Dear Ask a Therapist: I am concerned about bullying in schools and worry about how my children may be impacted. What should I watch for? Dear Concerned Parent, As you have found, bullying is very …
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Dear Ask a Therapist:
I am concerned about bullying in schools and worry about how my children may be impacted. What should I watch for?
Dear Concerned Parent,
As you have found, bullying is very real. Consequently, schools are implementing protocols to reduce bullying and create supportive environments. Still, as a parent, being able to recognize early warning signs is helpful so you can act if needed.
Here are some signs that indicate your child may be experiencing a bullying problem:
Feeling or faking sick; sleep disturbances; not wanting to go to school or declining grades; changes in eating habits; lost or destroyed books, clothes or other personal items; unexplainable injuries or bruises; lack of interest; and feeling helpless or lowered self-esteem or irritability.
Signs that a child may be doing the bullying behaviors include:
Increased aggression; unexplained new belongings or money; physical or verbal fights; having friends who demonstrate the same behaviors; blaming others and not accepting responsibility; behaving highly competitively or worrying about reputation- and popularity; and increased visits to the principal’s office.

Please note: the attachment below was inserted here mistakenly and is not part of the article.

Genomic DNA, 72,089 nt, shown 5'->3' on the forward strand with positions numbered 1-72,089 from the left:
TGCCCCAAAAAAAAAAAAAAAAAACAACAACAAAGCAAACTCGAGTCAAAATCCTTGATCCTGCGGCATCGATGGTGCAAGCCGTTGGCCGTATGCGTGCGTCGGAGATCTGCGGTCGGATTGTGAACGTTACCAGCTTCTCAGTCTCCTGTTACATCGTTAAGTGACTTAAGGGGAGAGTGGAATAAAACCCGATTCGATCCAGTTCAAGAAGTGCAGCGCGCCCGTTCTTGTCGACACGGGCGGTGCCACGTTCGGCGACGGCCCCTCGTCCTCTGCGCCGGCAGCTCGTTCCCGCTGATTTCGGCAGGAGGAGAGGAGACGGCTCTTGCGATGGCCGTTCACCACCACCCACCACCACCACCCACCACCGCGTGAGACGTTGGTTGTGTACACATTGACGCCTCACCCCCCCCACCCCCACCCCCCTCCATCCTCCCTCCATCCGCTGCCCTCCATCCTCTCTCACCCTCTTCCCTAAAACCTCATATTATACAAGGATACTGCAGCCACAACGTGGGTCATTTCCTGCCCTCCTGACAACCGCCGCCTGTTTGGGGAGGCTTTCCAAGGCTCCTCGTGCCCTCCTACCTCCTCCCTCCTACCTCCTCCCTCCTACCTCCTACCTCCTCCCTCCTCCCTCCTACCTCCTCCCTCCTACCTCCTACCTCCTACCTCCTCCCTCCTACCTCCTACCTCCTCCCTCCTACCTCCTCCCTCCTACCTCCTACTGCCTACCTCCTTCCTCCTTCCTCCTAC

The current trend is to refrain from using words such as “bullies” and “victims.” When children are labeled it can send negative messages that a child’s behavior cannot change. It can fail to consider multiple roles children may play in different situations and disregard other factors such as peer influence.
Children can be involved in bullying in a numbe of ways. They can be the children who bully — those who are engaging in the bullying behavior toward others. They can calso be the children who are bullied, those that the bullying behavior is being directed towards.
But they can also be the children who assist and may not start or lead the situation but can encourage and even join in. Or they can be seen as children who reinforce— those who are not directly involved in the bullying, but may be a witness who encourages from a distance.
Finally, they can be considered outsiders or onlookers — those who remain neutral but tend to watch even though there is no feedback from them. These are often the ones who want to help, but don’t know how.
Children may defend or serve as an active bystander — those who actively comfort the child who is being bullied and even may come to their defense.
It is just as important to know these roles as it is to remember that any one child can exhibit these behaviors at different times and situations.
Bullying is very preventable. And we must remember the words of Dr. Martin Luther King Jr. “Never, never be afraid to do what’s right, especially if the well-being of a person or animal is at stake. Society’s punishments are small compared to the wounds we inflict on our soul when we look the other way.”
Laura Thompson, LAC, LPC, is a school based therapist in Westminster Public School District (D50). Laura works at Westminster High School. Laura joined Community Reach in 2015 from a small Mental Health Agency in Tucson, Arizona, where she worked for 15 years. Laura is a Colorado native, but spent most of her life in the Tucson area.
Please submit your questions to Ask A Therapist at AskATherapist@CommunityReachCenter.org. This column is for educational purposes only, and opinions are not those of this Colorado Community Media.
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